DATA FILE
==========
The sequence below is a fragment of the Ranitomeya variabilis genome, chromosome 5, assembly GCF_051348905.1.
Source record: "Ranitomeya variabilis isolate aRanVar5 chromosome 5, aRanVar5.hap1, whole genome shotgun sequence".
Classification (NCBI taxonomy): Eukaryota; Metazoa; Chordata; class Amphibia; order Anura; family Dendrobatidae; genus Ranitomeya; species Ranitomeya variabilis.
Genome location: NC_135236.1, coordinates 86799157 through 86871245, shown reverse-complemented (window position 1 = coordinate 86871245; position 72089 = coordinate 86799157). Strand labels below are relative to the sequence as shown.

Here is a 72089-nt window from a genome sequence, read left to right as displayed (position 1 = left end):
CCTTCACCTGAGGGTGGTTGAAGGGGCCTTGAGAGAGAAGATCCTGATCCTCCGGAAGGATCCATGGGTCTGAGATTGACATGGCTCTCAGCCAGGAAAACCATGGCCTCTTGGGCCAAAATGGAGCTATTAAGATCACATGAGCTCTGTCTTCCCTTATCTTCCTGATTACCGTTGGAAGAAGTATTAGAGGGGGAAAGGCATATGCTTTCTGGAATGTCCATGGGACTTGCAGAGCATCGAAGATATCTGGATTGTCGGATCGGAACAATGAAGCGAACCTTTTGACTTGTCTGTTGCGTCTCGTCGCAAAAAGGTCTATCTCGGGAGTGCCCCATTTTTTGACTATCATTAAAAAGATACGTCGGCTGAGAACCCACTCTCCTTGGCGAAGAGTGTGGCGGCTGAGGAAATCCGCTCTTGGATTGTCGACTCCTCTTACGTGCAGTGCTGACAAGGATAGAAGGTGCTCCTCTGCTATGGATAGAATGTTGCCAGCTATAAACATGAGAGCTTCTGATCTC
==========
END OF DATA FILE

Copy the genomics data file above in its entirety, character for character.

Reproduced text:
The sequence below is a fragment of the Ranitomeya variabilis genome, chromosome 5, assembly GCF_051348905.1.
Source record: "Ranitomeya variabilis isolate aRanVar5 chromosome 5, aRanVar5.hap1, whole genome shotgun sequence".
Classification (NCBI taxonomy): Eukaryota; Metazoa; Chordata; class Amphibia; order Anura; family Dendrobatidae; genus Ranitomeya; species Ranitomeya variabilis.
Genome location: NC_135236.1, coordinates 86799157 through 86871245, shown reverse-complemented (window position 1 = coordinate 86871245; position 72089 = coordinate 86799157). Strand labels below are relative to the sequence as shown.

Here is a 72089-nt window from a genome sequence, read left to right as displayed (position 1 = left end):
CCTTCACCTGAGGGTGGTTGAAGGGGCCTTGAGAGAGAAGATCCTGATCCTCCGGAAGGATCCATGGGTCTGAGATTGACATGGCTCTCAGCCAGGAAAACCATGGCCTCTTGGGCCAAAATGGAGCTATTAAGATCACATGAGCTCTGTCTTCCCTTATCTTCCTGATTACCGTTGGAAGAAGTATTAGAGGGGGAAAGGCATATGCTTTCTGGAATGTCCATGGGACTTGCAGAGCATCGAAGATATCTGGATTGTCGGATCGGAACAATGAAGCGAACCTTTTGACTTGTCTGTTGCGTCTCGTCGCAAAAAGGTCTATCTCGGGAGTGCCCCATTTTTTGACTATCATTAAAAAGATACGTCGGCTGAGAACCCACTCTCCTTGGCGAAGAGTGTGGCGGCTGAGGAAATCCGCTCTTGGATTGTCGACTCCTCTTACGTGCAGTGCTGACAAGGATAGAAGGTGCTCCTCTGCTATGGATAGAATGTTGCCAGCTATAAACATGAGAGCTTCTGATCTC